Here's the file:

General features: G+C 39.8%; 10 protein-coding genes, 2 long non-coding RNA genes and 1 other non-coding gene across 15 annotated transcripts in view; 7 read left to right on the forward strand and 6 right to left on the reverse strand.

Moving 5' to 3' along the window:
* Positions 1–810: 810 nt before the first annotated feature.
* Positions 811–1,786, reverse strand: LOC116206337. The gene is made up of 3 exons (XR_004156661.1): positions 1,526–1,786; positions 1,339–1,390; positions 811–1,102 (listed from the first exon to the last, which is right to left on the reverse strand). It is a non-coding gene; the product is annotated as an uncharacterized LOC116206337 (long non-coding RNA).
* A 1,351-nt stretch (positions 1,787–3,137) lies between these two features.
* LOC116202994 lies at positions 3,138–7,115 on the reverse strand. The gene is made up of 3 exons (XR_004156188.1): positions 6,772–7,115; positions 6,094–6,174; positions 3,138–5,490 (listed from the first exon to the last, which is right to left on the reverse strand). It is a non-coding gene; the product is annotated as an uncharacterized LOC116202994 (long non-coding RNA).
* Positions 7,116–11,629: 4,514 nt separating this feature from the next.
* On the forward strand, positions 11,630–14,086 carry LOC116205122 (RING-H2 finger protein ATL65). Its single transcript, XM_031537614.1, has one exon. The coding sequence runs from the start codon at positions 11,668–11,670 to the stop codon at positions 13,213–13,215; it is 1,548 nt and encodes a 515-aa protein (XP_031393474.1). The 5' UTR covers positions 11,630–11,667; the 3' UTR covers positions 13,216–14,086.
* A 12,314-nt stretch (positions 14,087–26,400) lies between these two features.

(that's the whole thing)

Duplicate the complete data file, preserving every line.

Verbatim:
General features: G+C 39.8%; 10 protein-coding genes, 2 long non-coding RNA genes and 1 other non-coding gene across 15 annotated transcripts in view; 7 read left to right on the forward strand and 6 right to left on the reverse strand.

Moving 5' to 3' along the window:
* Positions 1–810: 810 nt before the first annotated feature.
* Positions 811–1,786, reverse strand: LOC116206337. The gene is made up of 3 exons (XR_004156661.1): positions 1,526–1,786; positions 1,339–1,390; positions 811–1,102 (listed from the first exon to the last, which is right to left on the reverse strand). It is a non-coding gene; the product is annotated as an uncharacterized LOC116206337 (long non-coding RNA).
* A 1,351-nt stretch (positions 1,787–3,137) lies between these two features.
* LOC116202994 lies at positions 3,138–7,115 on the reverse strand. The gene is made up of 3 exons (XR_004156188.1): positions 6,772–7,115; positions 6,094–6,174; positions 3,138–5,490 (listed from the first exon to the last, which is right to left on the reverse strand). It is a non-coding gene; the product is annotated as an uncharacterized LOC116202994 (long non-coding RNA).
* Positions 7,116–11,629: 4,514 nt separating this feature from the next.
* On the forward strand, positions 11,630–14,086 carry LOC116205122 (RING-H2 finger protein ATL65). Its single transcript, XM_031537614.1, has one exon. The coding sequence runs from the start codon at positions 11,668–11,670 to the stop codon at positions 13,213–13,215; it is 1,548 nt and encodes a 515-aa protein (XP_031393474.1). The 5' UTR covers positions 11,630–11,667; the 3' UTR covers positions 13,216–14,086.
* A 12,314-nt stretch (positions 14,087–26,400) lies between these two features.